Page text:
Toxicity of Engineered Nanomaterials: A Physicochemical Perspective


  • Contract Grant Sponsor: NIH.

  • Contract Grant Number: RO1 ES019311 (J. Brown).

Corresponding to: Jared M. Brown.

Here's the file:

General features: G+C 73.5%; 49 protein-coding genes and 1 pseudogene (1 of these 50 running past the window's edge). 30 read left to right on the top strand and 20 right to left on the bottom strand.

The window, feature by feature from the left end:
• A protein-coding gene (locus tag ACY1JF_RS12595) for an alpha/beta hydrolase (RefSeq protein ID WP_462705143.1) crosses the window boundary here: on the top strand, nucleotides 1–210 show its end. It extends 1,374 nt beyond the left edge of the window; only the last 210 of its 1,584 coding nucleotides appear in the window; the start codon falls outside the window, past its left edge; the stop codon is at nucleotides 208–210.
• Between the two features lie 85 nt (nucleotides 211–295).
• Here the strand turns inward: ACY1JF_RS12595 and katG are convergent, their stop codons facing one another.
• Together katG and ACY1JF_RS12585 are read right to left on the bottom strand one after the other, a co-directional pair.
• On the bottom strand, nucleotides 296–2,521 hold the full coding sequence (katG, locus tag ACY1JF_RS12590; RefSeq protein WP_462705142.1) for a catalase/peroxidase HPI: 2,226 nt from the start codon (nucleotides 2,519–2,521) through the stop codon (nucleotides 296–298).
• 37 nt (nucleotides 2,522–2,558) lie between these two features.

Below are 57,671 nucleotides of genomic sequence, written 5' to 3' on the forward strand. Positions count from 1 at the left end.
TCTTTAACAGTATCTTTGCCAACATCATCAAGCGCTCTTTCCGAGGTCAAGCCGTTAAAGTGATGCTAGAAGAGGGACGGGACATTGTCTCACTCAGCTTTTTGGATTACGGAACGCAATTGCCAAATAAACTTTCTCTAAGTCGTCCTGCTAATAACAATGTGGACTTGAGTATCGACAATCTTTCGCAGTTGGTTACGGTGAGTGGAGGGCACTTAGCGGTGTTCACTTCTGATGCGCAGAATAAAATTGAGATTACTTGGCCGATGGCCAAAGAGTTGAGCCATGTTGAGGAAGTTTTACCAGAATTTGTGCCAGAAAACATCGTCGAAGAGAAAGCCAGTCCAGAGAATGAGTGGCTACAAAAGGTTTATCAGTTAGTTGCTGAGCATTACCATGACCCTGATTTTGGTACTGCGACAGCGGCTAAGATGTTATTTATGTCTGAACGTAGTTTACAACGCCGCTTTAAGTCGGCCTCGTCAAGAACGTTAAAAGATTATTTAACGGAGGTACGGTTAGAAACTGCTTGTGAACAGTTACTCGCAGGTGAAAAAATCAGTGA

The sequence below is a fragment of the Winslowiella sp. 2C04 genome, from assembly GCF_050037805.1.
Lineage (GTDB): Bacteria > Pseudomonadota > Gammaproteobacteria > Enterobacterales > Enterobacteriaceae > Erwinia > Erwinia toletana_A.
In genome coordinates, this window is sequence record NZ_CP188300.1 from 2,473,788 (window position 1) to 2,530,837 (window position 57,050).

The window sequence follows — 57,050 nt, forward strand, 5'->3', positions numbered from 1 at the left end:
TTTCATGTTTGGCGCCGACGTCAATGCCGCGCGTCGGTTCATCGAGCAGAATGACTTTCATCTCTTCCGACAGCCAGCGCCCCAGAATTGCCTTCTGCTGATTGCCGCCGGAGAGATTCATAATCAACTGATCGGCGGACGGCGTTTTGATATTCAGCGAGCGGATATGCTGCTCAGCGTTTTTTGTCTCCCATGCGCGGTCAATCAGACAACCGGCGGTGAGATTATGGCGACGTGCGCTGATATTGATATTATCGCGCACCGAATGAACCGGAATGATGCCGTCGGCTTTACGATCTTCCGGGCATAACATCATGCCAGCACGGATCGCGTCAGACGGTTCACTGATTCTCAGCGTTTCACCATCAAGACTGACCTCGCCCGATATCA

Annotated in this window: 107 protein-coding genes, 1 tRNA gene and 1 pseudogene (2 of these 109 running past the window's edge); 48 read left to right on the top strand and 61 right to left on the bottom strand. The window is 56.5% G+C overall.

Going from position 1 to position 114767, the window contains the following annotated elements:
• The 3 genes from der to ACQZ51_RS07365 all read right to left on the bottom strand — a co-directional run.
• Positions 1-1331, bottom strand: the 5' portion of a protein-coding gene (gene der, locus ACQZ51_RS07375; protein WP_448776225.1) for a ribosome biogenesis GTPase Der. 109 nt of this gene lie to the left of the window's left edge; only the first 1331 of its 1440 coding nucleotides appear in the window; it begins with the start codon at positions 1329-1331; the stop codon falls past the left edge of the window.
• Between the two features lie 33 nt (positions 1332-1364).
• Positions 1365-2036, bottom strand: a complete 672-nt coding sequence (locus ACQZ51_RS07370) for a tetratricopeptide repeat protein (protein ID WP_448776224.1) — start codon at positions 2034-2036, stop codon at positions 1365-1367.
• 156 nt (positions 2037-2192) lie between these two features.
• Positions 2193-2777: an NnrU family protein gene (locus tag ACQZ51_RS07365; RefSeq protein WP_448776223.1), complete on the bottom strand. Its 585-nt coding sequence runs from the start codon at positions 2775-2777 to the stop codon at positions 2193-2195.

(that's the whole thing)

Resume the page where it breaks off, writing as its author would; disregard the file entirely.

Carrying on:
The global market for nanomaterial-based products is forecasted to reach 100 billion dollars per annum for 2011–2015. Extensive manufacturing and the use of engineered nanomaterials have raised concerns regarding their impact on biological response in living organisms and the environment at large. The fundamental properties of nanomaterials exhibit a complex dependence upon several factors such as their morphology, size, defects, and chemical stability. Therefore, it is exceedingly difficult to correlate their biological response with their intricate physicochemical properties. For example, varying toxic response may ensue due to different methods of nanomaterial preparation, dissimilar impurities, and defects. In this review, we surveyed the existing literature on the dependence of cytotoxicity on physicochemical properties. We found that ENM size, shape, defect density, physicochemical stability, and surface modification to be the main causes that elicit altered physiological response or cytotoxicity. © 2012 Wiley Periodicals, Inc. J BiochemMol Toxicol 27:50-55, 2013; View this article online at DOI 10.1002/jbt.21442